The role of HLA-DQ8 beta57 polymorphism in the anti-gluten T-cell response in coeliac disease by Hovhannisyan Zaruhi, Weiss Angela, Martin Alexandra, Wiesner Martina, Tollefsen Stig, Yoshida Kenji, Ciszewski Cezary, Curran Shane A, Murray Joseph A, David Chella S, Sollid Ludvig M, Koning Frits, Teyton Luc, Jabri Bana in Nature (2008). PubMed

Abstract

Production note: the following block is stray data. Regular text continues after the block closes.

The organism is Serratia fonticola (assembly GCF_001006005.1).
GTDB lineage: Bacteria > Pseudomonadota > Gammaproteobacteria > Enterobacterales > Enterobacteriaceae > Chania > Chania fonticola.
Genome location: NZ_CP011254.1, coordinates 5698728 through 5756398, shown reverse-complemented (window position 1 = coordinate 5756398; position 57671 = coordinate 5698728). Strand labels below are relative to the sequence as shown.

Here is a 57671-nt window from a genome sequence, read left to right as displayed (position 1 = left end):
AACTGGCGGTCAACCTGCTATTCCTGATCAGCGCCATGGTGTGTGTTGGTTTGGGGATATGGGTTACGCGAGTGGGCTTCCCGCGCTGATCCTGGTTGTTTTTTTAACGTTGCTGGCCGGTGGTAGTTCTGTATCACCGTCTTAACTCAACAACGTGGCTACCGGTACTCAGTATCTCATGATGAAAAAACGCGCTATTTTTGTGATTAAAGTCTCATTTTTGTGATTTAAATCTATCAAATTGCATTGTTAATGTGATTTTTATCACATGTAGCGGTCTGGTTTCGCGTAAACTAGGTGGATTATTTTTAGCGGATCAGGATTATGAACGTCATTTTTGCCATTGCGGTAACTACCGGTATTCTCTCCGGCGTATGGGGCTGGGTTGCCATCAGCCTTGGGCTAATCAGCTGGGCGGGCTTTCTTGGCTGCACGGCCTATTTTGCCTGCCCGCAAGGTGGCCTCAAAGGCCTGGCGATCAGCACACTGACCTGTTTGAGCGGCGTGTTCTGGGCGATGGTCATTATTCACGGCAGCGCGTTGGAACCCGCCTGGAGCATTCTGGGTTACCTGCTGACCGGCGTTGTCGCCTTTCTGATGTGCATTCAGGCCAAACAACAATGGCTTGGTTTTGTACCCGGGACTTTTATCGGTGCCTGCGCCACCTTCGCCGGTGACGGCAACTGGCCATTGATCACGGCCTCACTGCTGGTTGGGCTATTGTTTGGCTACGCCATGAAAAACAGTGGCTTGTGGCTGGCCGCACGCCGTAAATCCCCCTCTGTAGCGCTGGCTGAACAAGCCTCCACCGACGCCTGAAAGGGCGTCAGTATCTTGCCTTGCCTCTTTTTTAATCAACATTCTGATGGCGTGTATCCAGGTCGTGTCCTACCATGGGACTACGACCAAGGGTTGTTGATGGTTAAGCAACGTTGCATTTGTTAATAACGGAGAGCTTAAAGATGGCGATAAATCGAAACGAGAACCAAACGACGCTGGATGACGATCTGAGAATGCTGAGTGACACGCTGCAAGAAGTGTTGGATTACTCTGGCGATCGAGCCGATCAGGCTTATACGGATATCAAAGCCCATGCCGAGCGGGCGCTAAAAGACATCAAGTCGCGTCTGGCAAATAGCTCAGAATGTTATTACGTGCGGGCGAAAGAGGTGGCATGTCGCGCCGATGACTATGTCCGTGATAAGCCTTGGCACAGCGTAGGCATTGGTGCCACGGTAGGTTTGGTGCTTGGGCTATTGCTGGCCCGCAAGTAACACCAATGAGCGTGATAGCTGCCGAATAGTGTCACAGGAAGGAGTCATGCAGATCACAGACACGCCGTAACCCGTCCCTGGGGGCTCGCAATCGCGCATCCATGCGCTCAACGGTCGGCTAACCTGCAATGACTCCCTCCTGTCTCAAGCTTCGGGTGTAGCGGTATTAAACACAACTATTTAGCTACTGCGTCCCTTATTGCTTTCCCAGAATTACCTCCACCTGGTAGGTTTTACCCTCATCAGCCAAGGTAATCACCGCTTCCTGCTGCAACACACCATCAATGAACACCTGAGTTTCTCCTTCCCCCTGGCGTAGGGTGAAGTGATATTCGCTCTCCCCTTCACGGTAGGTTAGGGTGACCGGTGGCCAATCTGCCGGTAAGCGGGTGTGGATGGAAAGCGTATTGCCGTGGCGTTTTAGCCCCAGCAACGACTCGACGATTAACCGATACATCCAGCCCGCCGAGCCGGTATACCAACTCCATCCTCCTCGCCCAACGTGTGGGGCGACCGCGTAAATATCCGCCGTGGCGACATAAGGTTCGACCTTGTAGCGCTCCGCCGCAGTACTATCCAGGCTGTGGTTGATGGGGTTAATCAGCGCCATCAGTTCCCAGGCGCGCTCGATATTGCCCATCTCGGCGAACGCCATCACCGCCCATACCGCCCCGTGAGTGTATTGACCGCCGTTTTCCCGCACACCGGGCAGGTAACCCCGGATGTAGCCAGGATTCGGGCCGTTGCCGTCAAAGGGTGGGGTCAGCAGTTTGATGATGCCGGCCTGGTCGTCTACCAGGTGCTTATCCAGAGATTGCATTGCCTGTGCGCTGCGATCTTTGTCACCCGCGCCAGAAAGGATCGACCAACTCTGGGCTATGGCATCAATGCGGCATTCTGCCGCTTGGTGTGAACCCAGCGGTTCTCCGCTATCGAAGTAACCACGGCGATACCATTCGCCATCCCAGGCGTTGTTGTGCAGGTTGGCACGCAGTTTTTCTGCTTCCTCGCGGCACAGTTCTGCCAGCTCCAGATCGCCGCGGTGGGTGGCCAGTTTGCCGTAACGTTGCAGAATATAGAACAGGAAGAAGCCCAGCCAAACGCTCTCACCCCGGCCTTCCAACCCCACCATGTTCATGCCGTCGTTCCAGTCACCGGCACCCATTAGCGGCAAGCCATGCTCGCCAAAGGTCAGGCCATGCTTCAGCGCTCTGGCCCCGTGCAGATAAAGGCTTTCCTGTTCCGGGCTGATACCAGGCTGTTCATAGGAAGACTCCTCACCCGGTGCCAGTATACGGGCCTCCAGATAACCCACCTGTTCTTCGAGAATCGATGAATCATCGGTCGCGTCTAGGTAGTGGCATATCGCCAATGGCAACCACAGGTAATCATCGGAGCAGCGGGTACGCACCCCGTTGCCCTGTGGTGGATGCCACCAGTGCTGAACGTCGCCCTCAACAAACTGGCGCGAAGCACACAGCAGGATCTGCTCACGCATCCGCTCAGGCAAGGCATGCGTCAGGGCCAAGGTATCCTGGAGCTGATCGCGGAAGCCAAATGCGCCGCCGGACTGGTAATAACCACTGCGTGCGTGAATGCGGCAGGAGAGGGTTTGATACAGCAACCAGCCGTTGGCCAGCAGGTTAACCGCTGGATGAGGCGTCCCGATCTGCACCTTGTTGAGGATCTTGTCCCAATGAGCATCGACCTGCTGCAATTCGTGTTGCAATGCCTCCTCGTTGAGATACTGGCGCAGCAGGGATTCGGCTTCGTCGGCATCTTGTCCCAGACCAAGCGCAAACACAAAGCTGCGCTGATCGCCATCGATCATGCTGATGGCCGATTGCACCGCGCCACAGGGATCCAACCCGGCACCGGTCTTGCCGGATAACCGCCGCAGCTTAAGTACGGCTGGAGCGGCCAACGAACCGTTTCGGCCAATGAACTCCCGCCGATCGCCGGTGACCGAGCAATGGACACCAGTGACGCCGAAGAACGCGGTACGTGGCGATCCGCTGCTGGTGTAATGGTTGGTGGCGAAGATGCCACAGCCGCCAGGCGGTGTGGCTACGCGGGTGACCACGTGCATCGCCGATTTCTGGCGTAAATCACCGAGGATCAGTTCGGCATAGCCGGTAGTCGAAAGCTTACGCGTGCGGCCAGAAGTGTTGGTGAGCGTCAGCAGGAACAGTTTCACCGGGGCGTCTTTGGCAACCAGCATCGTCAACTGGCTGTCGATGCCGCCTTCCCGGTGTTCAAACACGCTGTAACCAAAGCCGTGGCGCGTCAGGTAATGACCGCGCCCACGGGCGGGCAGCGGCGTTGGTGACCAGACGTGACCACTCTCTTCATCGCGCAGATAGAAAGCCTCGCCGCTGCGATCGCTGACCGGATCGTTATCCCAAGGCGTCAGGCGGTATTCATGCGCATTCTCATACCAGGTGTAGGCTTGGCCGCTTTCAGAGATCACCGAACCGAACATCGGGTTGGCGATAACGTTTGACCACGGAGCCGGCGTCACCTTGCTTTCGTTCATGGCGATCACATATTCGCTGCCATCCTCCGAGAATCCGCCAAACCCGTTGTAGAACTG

Major histocompatibility complex (MHC) class II alleles HLA-DQ8 and the mouse homologue I-A(g7) lacking a canonical aspartic acid residue at position beta57 are associated with coeliac disease and type I diabetes. However, the role of this single polymorphism in disease initiation and progression remains poorly understood. The lack of Asp 57 creates a positively charged P9 pocket, which confers a preference for negatively charged peptides. Gluten lacks such peptides, but tissue transglutaminase (TG2) introduces negatively charged residues at defined positions into gluten T-cell epitopes by deamidating specific glutamine residues on the basis of their spacing to proline residues. The commonly accepted model, proposing that HLA-DQ8 simply favours binding of negatively charged peptides, does not take into account the fact that TG2 requires inflammation for activation and that T-cell responses against native gluten peptides are found, particularly in children. Here we show that beta57 polymorphism promotes the recruitment of T-cell receptors bearing a negative signature charge in the complementary determining region 3beta (CDR3beta) during the response against native gluten peptides presented by HLA-DQ8 in coeliac disease. These T cells showed a crossreactive and heteroclitic (stronger) response to deamidated gluten peptides. Furthermore, gluten peptide deamidation extended the T-cell-receptor repertoire by relieving the requirement for a charged residue in CDR3beta. Thus, the lack of a negative charge at position beta57 in MHC class II was met by negatively charged residues in the T-cell receptor or in the peptide, the combination of which might explain the role of HLA-DQ8 in amplifying the T-cell response against dietary gluten.

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